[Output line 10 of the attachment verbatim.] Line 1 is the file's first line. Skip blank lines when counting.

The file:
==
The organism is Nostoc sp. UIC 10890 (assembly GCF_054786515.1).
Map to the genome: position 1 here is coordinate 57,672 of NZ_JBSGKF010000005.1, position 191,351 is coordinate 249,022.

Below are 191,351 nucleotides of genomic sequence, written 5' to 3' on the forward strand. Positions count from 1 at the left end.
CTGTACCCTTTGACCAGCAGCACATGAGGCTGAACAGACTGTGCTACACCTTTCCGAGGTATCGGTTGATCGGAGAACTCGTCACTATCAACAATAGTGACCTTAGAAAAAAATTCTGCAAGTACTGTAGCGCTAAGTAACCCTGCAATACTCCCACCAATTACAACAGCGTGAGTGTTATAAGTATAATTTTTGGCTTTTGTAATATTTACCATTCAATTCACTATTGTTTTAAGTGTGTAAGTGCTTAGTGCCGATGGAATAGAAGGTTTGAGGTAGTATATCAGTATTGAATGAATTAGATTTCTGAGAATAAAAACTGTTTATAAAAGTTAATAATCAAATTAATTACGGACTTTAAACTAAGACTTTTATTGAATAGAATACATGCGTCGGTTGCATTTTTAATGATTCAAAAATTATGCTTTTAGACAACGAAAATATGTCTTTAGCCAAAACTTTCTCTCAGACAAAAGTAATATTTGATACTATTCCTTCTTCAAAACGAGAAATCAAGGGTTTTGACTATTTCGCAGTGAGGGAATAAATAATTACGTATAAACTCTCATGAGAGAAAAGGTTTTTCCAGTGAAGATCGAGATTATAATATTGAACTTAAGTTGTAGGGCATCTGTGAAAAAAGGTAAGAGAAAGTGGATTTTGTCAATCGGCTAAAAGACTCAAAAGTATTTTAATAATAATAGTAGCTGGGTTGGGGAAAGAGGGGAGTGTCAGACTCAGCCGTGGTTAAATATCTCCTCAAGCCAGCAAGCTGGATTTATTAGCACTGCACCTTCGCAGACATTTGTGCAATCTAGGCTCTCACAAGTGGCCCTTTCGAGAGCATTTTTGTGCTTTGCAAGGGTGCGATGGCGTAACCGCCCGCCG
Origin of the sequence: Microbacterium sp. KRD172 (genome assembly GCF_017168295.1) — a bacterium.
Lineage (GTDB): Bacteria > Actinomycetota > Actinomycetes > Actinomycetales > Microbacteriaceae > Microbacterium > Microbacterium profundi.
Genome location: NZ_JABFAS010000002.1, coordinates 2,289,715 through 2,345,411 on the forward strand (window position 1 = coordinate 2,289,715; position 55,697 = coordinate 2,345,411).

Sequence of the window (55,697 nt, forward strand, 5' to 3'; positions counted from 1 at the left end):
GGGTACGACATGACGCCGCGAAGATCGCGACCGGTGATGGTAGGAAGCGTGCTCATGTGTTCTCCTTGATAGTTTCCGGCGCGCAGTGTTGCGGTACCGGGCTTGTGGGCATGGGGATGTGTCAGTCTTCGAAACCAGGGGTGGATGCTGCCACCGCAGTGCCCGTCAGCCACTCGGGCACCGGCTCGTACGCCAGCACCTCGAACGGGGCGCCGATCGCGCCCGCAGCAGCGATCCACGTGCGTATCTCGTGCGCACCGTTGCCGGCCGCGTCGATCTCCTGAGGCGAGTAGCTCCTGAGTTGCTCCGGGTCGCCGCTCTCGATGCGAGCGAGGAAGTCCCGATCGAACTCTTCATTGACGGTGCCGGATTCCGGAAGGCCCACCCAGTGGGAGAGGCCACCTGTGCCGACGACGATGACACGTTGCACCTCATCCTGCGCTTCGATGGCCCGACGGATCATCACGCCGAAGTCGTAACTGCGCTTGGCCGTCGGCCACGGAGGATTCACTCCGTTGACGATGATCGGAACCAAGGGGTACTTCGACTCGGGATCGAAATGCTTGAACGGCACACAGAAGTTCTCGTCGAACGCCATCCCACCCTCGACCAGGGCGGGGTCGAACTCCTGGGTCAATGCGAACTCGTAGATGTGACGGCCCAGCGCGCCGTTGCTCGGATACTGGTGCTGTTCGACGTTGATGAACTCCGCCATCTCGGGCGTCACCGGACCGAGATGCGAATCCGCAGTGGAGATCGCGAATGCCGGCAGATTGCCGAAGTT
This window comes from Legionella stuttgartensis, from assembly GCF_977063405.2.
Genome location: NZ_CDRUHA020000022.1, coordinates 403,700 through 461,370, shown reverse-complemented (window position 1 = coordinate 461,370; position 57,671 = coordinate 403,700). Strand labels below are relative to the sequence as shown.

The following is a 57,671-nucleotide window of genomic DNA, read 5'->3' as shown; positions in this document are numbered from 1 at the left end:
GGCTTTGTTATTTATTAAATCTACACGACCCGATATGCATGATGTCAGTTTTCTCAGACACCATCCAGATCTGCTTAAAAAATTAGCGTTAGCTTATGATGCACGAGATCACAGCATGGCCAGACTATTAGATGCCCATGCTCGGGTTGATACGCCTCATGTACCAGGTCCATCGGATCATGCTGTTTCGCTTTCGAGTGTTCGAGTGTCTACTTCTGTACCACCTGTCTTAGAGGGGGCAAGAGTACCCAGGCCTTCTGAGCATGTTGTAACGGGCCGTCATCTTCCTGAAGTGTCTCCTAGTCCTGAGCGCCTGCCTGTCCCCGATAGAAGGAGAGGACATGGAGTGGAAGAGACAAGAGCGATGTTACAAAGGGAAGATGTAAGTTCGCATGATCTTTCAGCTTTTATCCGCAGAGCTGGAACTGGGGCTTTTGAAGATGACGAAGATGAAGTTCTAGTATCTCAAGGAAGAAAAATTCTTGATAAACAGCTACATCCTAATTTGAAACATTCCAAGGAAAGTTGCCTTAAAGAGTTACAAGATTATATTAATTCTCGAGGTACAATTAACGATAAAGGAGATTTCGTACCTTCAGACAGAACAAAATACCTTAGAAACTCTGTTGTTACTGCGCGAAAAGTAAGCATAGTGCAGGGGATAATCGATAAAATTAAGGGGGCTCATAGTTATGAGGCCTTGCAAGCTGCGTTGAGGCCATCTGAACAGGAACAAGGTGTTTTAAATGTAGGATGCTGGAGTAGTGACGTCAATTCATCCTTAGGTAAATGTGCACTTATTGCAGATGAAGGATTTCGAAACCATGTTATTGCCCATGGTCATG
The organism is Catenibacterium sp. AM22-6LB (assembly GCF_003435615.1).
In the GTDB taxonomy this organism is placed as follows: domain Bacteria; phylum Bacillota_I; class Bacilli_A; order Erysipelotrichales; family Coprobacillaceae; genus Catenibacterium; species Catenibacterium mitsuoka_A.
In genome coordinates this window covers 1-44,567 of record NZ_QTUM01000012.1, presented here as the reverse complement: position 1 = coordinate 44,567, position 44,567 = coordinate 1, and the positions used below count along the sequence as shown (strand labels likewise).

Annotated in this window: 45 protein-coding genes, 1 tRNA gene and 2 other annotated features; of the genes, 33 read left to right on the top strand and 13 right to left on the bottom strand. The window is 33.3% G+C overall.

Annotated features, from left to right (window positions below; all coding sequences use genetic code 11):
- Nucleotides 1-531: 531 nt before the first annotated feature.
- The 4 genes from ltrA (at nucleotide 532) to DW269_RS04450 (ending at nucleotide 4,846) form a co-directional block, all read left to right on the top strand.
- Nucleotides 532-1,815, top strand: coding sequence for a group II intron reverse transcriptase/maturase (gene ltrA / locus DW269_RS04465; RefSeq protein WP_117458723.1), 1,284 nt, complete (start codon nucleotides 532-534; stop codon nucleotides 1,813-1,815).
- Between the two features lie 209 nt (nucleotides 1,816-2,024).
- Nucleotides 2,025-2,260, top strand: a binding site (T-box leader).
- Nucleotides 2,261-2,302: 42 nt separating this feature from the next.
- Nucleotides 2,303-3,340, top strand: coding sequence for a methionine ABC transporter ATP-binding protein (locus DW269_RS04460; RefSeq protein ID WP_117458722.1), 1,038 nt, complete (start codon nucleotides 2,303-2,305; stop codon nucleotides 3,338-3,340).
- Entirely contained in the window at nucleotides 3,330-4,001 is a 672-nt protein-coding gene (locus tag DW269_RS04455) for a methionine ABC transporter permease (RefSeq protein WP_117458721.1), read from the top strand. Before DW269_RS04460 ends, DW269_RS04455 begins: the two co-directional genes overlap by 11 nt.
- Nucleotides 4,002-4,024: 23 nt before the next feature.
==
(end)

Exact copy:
This window comes from Legionella stuttgartensis, from assembly GCF_977063405.2.